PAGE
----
Impact of Weather Index Insurance on Groundnut Farmers’ Technical Efficient in Senegal: A Propensity Score Matching Approach

  •  Baoubadi Atozou    
  •  Kotchikpa Lawin    
  •  Diombare Niang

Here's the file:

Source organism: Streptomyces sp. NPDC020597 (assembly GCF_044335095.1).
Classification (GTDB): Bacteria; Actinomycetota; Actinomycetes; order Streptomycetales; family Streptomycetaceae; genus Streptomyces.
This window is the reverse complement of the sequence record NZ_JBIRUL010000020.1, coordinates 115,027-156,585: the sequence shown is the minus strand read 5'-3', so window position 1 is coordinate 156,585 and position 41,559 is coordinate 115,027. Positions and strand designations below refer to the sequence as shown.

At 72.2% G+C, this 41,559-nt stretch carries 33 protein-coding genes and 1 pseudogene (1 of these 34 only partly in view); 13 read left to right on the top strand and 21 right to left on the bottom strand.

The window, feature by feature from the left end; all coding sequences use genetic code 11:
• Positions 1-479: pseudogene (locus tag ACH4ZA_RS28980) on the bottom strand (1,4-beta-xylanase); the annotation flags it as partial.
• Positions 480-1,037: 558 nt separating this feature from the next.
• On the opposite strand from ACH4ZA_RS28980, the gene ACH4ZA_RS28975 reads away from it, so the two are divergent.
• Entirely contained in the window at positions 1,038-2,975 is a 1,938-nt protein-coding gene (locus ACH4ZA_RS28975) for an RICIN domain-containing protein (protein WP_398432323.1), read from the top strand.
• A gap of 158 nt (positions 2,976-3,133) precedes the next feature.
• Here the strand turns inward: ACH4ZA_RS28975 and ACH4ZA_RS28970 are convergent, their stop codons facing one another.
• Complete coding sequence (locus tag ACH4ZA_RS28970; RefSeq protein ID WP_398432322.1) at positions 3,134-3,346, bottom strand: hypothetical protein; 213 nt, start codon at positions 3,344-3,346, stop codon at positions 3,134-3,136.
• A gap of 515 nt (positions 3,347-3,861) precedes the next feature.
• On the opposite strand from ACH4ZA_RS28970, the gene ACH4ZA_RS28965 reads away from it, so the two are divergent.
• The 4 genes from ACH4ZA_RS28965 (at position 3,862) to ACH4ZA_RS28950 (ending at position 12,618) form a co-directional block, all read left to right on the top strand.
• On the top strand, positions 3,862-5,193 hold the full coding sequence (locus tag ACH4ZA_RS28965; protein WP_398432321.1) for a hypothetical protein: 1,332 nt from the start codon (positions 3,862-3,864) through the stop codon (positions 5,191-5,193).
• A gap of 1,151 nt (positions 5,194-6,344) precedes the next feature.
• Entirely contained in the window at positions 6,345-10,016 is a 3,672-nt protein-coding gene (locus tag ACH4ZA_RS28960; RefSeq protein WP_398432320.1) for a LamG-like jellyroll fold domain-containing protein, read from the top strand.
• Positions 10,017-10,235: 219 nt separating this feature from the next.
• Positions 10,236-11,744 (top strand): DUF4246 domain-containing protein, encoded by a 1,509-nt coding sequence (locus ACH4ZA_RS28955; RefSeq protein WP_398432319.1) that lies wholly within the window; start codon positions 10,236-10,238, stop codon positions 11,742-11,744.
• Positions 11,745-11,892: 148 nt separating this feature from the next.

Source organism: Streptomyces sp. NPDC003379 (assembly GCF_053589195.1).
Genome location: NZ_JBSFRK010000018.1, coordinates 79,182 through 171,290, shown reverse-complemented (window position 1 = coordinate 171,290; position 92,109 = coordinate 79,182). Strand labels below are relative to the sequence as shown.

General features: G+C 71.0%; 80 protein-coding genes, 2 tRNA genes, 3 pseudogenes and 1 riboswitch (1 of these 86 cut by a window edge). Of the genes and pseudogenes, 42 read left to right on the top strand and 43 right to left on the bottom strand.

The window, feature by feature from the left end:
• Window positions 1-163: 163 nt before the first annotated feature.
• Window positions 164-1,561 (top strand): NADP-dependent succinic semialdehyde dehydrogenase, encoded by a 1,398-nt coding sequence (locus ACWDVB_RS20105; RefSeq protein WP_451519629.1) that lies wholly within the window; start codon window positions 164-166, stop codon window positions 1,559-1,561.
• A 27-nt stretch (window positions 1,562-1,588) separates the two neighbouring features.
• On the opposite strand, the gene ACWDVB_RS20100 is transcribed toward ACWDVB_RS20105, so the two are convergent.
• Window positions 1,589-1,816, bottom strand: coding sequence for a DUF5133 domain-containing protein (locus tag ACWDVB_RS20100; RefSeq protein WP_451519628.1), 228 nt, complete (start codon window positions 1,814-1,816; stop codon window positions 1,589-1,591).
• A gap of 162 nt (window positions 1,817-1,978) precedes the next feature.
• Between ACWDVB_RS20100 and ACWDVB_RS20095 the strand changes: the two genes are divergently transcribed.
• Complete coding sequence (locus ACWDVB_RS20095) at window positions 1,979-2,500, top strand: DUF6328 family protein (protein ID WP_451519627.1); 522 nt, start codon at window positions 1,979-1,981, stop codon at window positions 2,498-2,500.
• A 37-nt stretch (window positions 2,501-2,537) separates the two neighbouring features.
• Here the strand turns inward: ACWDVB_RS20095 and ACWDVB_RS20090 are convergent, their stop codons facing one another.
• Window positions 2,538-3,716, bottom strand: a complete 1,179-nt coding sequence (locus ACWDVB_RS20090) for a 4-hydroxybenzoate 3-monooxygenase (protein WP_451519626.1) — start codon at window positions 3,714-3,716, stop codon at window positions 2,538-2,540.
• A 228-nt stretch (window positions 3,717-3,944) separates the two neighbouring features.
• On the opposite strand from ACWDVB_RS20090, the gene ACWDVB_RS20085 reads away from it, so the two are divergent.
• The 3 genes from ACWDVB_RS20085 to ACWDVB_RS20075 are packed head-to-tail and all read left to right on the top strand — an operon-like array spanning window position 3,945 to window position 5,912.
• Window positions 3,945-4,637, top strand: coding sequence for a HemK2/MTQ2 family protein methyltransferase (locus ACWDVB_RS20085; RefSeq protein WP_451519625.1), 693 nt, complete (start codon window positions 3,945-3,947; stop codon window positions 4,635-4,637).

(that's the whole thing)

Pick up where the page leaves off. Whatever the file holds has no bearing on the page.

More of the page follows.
Irregular and low rainfall levels and drought have become important sources of low agricultural yields and agricultural incomes in sub-Saharan Africa. Weather index insurance is a financial product for climate risk management aimed at securing farmers' incomes. This paper aims to evaluate the impact of a weather index insurance project piloted with groundnut farmers in Senegal in 2015-2016 agricultural season on farmer’s technical efficiency (TE). A Stochastic Production Frontier model was used to estimate the TE scores. A matched group of beneficiaries and control farmers was determined using propensity score matching techniques to mitigate biases stemming from observed variables. The results showed that average TE is consistently higher for control farmers than the beneficiary group. Age, gender and education were found to be significantly related to technical efficiency, while membership in farmers’ association, credit, improved seeds and extension contact were not significantly related to technical efficiency. From a policy perspective, we suggest that weather index insurance programs targeting smallholder farmers in developing countries, and particularly in sub-Saharan Africa, be accompanied with education services, provision of new technologies such as high yield seeds and other best farm management practices and credit to help farmers better adapt to weather shocks and secure their production and income. 

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